Lots of people love to ski or snowboard in the winter. After all, gliding down a mountain can be great fun. But not everybody can do it.
First of all, you need a certain level of coordination, skill and some training to be able to downhill ski or snowboard. Second, you have to buy or rent all of the necessary gear (and there can be a lot of it). And third, you generally have to travel quite a distance to a mountain and a ski area where you can actually participate.
Maybe that’s why the fastest growing winter sport is snowshoeing. Unlike skiing and snowboarding, snowshoeing does not require tremendous coordination, physical ability or equipment, plus a person can snowshoe almost anywhere there is enough snow.
Most people can get the hang of snowshoes the first time they try them. To get a picture of what snowshoes are like, imagine having weights on your feet while you walk or walking along the beach with swim fins on. It is a similar sensation.
Learning is easy, but you will quickly find out that walking around with your snowshoes on is a great workout. You will get warm fast even on the coldest afternoon. You will get a good cardio workout and your legs will be sore the next day.
Snowshoes are wide and they take the user’s weight and spread that weight over the entire surface of the shoe. By spreading the weight out over a larger portion of the snow, they allow the user to stay on top of the snow versus sinking into it.
At first glance snowshoes look similar, but they do vary quite a bit based upon the manufacturer’s style and what the snowshoe is made for. Even though all snowshoes are built to walk on the snow, they will vary based upon the user’s weight, what kind of snow the user will be in and what activities the user wants to perform while wearing them.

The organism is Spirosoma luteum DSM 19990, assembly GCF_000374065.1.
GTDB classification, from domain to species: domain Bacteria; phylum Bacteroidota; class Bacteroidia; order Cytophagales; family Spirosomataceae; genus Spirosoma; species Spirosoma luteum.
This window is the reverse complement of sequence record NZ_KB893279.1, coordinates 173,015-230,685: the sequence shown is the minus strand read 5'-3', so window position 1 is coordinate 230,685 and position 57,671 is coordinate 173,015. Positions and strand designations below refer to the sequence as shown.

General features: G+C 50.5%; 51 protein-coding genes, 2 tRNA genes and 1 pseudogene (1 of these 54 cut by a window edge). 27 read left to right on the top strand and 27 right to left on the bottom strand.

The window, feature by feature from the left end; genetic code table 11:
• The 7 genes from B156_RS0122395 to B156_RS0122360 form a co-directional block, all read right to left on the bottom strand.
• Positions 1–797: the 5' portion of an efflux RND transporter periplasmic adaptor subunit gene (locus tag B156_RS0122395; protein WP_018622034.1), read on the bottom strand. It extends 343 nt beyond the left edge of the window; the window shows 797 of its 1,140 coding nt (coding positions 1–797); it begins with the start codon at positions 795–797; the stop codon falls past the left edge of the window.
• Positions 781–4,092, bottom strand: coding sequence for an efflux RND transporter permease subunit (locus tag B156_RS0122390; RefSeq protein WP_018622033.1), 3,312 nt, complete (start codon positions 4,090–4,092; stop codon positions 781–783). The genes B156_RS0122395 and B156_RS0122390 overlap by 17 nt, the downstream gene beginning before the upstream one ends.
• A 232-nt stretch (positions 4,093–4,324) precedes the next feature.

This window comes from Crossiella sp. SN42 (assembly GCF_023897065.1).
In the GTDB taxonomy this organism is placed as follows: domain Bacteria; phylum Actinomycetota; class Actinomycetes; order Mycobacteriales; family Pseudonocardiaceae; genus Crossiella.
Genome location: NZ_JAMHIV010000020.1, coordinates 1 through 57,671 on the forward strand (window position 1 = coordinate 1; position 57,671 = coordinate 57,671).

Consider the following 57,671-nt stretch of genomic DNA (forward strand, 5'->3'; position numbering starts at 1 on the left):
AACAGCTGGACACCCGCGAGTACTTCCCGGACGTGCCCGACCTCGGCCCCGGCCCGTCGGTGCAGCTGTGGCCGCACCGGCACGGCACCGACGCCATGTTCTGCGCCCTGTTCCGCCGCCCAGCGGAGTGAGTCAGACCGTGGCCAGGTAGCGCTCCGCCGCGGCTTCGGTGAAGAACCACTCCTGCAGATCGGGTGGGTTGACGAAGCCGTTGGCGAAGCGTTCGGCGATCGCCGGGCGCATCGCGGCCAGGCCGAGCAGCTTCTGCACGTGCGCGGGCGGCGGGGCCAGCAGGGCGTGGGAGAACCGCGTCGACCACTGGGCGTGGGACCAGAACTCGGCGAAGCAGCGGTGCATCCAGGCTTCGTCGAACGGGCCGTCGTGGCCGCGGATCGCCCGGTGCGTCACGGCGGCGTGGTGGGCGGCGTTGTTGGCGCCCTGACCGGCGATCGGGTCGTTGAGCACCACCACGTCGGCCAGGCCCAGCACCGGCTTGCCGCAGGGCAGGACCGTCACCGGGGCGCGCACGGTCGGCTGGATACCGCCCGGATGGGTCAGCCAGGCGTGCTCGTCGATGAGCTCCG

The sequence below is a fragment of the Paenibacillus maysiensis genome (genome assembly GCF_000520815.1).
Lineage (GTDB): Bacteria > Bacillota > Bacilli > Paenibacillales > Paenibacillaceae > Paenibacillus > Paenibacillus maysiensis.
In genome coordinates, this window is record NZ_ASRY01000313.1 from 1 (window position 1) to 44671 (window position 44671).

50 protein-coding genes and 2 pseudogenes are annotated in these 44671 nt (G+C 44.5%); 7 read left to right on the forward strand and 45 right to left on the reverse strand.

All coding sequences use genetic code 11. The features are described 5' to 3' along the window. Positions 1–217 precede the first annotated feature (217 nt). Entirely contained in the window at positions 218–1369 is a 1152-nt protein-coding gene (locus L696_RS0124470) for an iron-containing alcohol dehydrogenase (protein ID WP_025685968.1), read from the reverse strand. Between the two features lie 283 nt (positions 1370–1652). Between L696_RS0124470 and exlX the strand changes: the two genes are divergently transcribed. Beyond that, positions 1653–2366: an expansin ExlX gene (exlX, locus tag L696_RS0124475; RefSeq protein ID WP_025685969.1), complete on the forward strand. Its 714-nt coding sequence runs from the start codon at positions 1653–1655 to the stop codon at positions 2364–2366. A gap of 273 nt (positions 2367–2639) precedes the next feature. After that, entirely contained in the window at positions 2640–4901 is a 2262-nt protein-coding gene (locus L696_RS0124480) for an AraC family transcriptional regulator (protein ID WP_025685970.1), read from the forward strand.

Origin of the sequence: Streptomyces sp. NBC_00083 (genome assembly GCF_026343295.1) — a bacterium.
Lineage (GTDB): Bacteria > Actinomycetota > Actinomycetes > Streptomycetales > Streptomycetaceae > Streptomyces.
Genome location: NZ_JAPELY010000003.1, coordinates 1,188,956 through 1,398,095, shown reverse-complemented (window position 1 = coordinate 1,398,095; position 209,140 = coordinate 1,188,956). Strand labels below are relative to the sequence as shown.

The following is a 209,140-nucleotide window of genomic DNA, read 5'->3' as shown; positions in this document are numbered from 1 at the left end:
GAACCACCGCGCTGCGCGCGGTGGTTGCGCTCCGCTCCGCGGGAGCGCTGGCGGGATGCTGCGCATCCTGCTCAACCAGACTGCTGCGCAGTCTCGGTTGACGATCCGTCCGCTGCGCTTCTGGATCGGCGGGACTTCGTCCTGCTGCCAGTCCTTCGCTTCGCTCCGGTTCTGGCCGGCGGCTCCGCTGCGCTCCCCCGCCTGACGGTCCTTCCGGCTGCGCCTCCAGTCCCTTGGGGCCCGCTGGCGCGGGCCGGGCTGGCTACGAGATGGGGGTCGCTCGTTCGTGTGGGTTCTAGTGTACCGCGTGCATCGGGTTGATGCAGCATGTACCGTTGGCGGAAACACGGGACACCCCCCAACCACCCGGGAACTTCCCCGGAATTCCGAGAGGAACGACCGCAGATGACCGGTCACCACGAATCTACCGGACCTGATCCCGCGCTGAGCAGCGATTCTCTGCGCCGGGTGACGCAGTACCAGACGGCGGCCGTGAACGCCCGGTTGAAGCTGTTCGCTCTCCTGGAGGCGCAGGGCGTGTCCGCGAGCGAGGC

Almost all snowshoes will work with any kind of boot or shoe. A few specialty models will require a unique boot, but most will accommodate whatever you have. That being said, you are going to be out in the snow in the winter months, so you need the best insulated boots you can find. The workout will keep your upper body warm, but you need your boots to keep your toes warm.
Although you don’t really need anything else to start snowshoeing, you may want to get some trekking poles and a carrying bag. The poles will help you balance on slopes and uneven terrain and will help you get out of the snow when you occasionally sink in a bit. They also give your arms something to do and you can use them to poke at things you find along the trail.
Your bag will carry your shoes when you’re not using them. Your snowshoes are bulky and they are usually wet and hard to carry, plus you need someplace to store them during the warmer months, so getting a bag is a good choice. Many online retailers will have package deals that will include a bag and maybe some poles.
Finally, know you’re personal limits and remember to be safe. Don’t just drive to the nearest national park and start trekking off into the wilderness by yourself. Snowshoe with other people. Make sure somebody knows where you are going and when you should be coming back. Bring lots of water with you along with some high energy snacks. A brisk hike can take a lot of energy out of a person.
Enjoy yourself, but be sensible.
There are several great snow sport activities to do this winter, but be sure to try out snowshoeing.